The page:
In prehistoric times, a land bridge joined Alaska to Asia where the Bering Strait now lies. Across this bridge, most archeologists believe, came Asiatic peoples—ancestors of the Indians—who migrated to the North and South American continents 12,000 to 14,000 years ago. Probably 8,000 to 5,000 years ago the ancestors of the Eskimos and the Aleuts also crossed the land bridge to Alaska. The European discovery of Alaska did not come until the 18th century.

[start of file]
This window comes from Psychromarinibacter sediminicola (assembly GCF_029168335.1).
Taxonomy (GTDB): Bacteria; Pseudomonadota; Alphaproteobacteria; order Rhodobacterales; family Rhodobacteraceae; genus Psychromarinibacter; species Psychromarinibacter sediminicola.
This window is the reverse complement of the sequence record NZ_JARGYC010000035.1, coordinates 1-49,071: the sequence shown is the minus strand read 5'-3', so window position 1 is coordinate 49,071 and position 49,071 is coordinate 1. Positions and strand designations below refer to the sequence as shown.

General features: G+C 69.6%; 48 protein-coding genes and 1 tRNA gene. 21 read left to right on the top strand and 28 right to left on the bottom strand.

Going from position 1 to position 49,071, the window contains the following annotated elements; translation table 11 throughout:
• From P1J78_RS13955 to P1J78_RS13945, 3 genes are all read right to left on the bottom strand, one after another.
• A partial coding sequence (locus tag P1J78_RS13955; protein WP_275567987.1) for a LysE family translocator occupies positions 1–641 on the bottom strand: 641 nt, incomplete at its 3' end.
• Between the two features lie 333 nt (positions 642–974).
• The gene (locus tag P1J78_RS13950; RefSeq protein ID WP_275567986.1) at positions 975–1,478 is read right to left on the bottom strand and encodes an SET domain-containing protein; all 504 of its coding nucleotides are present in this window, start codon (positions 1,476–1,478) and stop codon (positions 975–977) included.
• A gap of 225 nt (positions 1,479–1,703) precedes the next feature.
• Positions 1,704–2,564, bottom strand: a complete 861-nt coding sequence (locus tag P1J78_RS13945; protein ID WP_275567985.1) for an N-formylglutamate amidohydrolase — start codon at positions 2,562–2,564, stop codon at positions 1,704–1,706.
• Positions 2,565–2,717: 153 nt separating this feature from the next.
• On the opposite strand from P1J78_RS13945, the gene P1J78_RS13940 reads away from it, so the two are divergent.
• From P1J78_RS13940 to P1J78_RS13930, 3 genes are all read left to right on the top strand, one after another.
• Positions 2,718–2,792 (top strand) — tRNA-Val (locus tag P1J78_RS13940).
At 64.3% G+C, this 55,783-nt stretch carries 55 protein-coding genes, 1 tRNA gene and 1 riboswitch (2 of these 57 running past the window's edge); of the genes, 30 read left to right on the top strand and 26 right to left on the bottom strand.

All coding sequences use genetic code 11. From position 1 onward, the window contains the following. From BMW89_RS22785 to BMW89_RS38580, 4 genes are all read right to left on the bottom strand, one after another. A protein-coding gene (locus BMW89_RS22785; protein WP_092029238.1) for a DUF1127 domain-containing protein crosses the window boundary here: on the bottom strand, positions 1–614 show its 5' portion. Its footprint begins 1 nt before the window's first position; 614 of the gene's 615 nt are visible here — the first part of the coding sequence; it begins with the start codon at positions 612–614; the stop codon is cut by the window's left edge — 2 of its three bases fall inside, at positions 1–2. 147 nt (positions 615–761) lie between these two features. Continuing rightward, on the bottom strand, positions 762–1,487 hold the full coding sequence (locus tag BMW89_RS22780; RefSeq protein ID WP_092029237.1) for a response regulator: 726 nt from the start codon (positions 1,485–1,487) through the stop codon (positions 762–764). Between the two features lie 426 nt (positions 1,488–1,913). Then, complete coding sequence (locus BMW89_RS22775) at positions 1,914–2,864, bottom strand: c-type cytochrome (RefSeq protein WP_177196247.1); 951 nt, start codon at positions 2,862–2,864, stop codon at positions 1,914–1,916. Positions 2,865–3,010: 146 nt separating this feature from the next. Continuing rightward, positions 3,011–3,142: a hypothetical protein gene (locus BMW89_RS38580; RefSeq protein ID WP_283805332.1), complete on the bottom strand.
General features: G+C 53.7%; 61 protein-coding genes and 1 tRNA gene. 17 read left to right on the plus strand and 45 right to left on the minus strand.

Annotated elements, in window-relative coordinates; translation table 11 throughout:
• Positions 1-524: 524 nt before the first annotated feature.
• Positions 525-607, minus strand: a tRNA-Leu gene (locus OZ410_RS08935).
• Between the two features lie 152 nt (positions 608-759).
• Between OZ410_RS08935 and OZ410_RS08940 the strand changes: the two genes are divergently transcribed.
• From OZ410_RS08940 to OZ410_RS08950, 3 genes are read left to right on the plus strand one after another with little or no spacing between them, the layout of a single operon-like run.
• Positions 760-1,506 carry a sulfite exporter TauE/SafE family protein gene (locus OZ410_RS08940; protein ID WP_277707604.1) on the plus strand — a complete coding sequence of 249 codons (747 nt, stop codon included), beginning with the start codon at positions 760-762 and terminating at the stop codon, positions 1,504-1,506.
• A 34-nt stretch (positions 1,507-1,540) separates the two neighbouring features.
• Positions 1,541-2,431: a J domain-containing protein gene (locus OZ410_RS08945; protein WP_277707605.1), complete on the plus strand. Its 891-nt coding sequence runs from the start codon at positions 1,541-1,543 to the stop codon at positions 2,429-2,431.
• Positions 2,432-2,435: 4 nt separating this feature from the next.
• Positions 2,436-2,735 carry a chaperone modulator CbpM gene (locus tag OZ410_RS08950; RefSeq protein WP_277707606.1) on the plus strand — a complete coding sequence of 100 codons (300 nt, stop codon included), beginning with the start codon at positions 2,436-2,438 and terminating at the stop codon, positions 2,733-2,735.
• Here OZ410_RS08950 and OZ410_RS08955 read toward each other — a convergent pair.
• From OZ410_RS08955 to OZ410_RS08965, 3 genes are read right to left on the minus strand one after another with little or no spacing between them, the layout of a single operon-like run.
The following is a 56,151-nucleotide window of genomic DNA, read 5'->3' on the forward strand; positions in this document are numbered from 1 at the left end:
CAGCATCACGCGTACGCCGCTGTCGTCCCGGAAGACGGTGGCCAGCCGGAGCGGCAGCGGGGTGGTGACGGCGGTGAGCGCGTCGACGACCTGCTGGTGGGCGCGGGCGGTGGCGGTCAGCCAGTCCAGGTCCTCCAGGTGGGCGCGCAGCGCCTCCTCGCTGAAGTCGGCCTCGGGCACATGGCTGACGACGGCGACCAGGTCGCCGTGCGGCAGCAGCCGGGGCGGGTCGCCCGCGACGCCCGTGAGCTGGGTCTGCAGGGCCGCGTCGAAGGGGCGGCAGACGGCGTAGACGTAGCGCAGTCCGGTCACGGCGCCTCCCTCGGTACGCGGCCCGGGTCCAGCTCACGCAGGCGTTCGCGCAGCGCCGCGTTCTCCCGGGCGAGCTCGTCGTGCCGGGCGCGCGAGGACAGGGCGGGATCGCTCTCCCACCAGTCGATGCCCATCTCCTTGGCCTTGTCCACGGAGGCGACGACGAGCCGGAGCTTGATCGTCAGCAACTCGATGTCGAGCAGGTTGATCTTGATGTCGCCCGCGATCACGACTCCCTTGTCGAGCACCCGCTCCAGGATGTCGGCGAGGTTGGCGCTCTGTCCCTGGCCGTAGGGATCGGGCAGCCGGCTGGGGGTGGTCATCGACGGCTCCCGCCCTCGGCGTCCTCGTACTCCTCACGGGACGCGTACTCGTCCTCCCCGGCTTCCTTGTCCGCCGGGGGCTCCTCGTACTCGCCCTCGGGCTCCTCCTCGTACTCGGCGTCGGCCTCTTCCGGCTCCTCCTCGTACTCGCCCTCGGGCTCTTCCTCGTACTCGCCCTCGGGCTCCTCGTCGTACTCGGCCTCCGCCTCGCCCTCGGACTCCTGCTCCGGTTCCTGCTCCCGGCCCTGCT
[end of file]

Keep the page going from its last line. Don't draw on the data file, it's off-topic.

At least 10,000 years ago, prehistoric people came to what is now Illinois. Archeological excavations at the Koster Site in the lower Illinois River valley have revealed evidence of almost continuous habitation there by advanced Indian cultures from about 8000 B.C.
Remains of Ice Age settlements dating back more than 10,000 years have been found in Pennsylvania.